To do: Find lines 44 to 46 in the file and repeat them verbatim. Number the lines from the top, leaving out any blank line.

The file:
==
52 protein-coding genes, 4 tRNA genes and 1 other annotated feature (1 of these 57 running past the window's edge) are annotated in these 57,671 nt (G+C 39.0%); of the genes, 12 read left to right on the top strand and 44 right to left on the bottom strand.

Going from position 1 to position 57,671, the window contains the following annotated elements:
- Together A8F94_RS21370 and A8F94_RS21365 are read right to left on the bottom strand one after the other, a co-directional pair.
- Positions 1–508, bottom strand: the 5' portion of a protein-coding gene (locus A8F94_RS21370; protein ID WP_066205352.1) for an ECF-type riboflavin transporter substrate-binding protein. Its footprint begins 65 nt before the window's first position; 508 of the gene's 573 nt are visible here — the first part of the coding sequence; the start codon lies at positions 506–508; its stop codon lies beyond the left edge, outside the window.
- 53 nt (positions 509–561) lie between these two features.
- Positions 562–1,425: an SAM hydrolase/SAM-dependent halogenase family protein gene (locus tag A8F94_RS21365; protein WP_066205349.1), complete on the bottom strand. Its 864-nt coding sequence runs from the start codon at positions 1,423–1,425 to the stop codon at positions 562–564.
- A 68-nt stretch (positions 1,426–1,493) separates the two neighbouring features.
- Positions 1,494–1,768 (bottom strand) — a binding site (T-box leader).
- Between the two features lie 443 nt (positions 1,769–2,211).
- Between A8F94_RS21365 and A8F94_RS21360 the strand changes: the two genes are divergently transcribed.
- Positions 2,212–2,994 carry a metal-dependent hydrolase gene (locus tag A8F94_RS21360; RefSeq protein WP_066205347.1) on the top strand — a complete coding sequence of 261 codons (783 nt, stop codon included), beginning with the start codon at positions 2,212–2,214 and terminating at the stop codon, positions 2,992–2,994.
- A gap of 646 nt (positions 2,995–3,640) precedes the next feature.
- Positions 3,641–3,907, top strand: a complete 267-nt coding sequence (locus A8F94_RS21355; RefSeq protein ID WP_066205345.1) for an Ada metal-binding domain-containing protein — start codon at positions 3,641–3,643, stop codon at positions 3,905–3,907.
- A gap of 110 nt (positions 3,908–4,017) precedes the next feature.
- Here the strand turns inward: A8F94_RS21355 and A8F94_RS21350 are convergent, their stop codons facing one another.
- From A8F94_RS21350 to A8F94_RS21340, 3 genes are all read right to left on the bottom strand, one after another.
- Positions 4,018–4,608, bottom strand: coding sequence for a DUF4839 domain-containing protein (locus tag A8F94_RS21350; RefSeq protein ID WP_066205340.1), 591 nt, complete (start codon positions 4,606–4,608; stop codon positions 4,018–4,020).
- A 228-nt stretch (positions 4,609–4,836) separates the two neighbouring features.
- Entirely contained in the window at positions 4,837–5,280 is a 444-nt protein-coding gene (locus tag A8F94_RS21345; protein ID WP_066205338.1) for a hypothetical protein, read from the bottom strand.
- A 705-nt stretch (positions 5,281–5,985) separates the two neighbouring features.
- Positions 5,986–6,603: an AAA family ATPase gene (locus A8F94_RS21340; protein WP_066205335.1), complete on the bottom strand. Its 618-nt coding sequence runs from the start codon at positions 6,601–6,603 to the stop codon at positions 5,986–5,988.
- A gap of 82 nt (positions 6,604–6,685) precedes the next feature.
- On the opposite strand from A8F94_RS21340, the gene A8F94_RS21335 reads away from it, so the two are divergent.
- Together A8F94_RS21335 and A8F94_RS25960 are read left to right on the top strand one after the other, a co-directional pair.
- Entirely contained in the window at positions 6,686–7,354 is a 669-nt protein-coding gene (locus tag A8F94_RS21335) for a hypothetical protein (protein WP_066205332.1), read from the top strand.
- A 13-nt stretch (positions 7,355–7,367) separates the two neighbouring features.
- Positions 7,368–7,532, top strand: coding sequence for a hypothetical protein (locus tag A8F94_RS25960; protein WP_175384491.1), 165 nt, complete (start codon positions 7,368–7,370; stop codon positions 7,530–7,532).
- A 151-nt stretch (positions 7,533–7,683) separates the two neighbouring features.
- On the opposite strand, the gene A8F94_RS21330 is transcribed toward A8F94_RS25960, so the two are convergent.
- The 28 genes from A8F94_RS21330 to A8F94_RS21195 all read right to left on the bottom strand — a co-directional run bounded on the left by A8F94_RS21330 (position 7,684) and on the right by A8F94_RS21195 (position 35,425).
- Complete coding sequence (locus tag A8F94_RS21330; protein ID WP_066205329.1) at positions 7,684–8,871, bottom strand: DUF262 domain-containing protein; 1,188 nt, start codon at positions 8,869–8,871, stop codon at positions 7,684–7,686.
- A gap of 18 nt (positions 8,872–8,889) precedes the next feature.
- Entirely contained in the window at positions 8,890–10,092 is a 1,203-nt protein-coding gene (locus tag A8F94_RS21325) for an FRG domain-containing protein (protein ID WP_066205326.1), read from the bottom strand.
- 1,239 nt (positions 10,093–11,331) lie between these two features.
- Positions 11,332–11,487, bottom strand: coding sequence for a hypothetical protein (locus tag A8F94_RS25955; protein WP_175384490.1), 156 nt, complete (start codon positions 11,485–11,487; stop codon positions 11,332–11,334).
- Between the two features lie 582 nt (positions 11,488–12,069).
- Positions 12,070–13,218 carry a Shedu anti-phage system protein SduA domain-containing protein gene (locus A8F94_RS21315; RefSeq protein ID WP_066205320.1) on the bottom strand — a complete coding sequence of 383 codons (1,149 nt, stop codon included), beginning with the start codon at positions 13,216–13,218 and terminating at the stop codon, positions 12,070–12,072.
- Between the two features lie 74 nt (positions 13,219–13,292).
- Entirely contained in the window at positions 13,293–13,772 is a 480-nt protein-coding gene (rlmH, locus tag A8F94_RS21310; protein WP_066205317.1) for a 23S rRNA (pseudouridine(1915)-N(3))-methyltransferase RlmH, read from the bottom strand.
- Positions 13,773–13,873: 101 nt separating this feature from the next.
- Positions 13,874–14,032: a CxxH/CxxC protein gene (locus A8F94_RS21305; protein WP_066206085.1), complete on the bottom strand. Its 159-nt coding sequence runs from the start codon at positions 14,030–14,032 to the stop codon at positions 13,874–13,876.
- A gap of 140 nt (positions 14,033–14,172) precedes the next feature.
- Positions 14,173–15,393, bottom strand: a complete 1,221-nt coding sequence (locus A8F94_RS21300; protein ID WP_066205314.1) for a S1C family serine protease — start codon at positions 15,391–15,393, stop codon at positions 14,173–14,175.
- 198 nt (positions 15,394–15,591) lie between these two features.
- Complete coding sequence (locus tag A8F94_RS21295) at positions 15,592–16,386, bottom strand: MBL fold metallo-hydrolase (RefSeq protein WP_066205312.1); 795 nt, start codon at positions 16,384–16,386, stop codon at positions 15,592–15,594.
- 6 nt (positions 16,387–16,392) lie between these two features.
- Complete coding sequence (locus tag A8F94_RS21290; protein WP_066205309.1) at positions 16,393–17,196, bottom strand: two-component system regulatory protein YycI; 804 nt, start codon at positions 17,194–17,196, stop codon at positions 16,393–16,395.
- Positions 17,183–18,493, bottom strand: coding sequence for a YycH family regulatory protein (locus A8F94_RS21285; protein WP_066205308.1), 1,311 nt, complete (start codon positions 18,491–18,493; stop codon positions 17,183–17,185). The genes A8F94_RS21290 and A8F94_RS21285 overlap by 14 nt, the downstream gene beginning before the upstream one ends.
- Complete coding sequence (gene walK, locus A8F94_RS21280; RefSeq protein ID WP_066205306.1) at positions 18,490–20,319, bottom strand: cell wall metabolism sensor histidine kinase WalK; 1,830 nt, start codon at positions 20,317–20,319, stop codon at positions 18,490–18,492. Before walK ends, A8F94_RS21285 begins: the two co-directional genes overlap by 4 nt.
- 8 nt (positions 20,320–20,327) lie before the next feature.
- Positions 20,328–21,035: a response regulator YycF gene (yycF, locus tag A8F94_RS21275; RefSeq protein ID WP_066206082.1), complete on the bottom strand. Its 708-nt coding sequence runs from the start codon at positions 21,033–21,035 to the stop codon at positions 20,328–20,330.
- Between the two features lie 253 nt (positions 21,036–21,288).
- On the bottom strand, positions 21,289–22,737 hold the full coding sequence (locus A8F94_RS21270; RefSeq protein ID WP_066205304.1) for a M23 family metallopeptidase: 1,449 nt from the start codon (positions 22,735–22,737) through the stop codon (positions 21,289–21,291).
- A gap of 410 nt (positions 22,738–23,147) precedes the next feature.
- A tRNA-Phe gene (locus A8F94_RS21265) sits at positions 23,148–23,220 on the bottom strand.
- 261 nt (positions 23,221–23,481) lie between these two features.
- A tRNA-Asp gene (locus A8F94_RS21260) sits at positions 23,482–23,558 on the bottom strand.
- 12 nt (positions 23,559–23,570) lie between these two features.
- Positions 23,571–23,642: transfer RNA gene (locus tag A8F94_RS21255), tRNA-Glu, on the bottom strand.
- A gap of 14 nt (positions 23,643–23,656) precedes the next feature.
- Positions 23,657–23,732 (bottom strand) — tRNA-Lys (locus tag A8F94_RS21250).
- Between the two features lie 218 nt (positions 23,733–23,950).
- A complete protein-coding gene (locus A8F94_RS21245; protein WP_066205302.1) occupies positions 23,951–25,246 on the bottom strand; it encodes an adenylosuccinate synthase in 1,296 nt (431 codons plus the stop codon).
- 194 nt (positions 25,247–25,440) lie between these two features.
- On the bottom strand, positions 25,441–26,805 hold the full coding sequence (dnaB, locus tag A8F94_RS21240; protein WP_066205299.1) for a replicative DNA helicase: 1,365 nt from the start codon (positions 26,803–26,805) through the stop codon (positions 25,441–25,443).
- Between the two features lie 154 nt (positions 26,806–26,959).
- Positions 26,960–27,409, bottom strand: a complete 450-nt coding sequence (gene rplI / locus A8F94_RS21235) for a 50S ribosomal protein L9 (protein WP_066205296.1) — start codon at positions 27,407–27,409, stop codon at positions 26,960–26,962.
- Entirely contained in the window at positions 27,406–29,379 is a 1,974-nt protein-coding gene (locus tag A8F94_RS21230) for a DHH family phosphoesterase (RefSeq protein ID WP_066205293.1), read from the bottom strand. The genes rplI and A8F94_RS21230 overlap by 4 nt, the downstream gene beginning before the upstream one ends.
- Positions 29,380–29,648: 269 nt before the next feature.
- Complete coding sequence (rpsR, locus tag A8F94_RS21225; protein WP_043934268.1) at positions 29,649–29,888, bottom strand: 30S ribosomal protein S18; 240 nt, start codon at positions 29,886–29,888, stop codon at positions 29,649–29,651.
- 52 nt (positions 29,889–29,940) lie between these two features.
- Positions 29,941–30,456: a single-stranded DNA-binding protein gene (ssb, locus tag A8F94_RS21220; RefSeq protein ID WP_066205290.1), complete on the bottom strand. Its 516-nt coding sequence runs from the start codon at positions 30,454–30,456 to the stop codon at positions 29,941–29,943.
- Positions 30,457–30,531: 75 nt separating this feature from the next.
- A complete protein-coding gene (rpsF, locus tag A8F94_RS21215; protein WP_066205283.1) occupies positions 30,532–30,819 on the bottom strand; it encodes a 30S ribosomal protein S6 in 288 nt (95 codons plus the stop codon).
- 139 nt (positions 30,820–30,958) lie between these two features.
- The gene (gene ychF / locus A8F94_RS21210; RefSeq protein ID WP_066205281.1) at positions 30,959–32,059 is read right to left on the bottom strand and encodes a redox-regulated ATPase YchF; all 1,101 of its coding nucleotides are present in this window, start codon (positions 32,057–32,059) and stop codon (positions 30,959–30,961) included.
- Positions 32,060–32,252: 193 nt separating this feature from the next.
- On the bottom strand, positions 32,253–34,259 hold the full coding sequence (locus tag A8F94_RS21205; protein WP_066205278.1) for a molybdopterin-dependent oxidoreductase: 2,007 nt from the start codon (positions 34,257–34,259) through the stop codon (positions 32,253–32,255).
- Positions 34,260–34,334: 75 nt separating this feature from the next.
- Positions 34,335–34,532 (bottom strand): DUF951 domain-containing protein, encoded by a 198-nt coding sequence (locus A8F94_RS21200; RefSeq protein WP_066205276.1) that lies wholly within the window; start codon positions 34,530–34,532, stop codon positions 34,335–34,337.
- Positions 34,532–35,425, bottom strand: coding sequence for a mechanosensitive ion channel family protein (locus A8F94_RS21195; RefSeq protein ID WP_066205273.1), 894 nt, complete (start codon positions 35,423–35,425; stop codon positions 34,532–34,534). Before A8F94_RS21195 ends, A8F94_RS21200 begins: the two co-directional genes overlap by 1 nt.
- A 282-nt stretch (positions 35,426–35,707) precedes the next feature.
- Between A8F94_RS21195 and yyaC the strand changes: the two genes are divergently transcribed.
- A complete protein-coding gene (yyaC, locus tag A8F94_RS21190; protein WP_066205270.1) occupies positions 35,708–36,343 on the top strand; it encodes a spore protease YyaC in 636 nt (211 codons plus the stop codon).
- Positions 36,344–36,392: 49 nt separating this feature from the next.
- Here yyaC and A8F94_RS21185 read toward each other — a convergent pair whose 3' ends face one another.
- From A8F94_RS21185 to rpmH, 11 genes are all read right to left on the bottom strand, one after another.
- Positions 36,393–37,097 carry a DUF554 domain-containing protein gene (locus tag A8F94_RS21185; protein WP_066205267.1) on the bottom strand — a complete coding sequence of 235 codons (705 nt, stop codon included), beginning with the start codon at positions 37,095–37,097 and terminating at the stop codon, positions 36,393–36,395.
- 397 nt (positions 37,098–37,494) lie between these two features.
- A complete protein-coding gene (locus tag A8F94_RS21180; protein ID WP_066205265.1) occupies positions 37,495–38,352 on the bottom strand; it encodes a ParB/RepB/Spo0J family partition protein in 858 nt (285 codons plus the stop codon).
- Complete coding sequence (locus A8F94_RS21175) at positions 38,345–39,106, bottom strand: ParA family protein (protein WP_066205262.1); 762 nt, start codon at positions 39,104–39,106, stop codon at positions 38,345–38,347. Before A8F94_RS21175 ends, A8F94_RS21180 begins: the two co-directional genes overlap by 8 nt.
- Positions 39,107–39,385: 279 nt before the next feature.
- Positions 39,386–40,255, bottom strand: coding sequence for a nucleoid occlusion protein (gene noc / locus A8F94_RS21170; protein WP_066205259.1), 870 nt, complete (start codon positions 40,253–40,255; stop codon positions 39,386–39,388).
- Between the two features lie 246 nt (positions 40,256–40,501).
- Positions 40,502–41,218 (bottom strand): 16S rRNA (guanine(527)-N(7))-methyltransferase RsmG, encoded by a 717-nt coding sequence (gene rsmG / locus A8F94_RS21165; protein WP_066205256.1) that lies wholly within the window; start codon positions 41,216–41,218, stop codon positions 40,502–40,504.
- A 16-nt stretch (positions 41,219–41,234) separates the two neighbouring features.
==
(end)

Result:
- 198 nt (positions 15,394–15,591) lie between these two features.
- Complete coding sequence (locus tag A8F94_RS21295) at positions 15,592–16,386, bottom strand: MBL fold metallo-hydrolase (RefSeq protein WP_066205312.1); 795 nt, start codon at positions 16,384–16,386, stop codon at positions 15,592–15,594.
- 6 nt (positions 16,387–16,392) lie between these two features.